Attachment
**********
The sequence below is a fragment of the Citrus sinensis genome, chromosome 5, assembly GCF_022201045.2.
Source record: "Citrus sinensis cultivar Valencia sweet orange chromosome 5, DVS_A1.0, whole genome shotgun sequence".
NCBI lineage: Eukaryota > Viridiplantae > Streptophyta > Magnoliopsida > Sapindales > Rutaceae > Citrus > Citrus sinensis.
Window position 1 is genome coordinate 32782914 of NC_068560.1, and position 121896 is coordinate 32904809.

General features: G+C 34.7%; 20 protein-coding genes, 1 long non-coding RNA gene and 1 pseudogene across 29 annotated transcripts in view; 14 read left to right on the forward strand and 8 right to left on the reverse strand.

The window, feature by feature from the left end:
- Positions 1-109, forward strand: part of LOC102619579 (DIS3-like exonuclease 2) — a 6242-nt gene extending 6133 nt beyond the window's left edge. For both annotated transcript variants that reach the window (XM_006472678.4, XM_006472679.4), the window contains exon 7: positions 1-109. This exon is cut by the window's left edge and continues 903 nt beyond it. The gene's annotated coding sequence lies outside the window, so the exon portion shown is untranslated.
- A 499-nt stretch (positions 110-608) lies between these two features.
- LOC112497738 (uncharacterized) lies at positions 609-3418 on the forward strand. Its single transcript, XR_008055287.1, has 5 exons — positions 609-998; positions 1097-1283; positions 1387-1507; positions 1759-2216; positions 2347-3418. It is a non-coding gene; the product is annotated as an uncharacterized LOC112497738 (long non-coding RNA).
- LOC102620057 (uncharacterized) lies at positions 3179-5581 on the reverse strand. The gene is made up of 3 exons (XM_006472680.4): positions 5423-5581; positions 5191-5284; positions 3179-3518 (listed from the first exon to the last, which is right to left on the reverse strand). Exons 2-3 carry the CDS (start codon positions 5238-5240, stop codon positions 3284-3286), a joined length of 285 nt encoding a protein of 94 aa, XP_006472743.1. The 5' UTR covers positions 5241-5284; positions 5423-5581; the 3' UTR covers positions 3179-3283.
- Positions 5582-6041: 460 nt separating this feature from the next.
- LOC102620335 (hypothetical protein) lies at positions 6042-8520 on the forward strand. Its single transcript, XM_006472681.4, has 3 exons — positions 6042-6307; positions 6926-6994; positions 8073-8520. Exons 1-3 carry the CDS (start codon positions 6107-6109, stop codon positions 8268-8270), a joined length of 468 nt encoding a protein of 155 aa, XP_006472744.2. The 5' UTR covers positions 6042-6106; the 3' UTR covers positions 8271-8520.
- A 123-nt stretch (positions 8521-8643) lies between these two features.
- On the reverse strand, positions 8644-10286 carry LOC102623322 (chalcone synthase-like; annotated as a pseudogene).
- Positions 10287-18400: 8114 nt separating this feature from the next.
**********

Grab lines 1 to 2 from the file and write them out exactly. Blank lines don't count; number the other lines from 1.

The sequence below is a fragment of the Citrus sinensis genome, chromosome 5, assembly GCF_022201045.2.
Source record: "Citrus sinensis cultivar Valencia sweet orange chromosome 5, DVS_A1.0, whole genome shotgun sequence".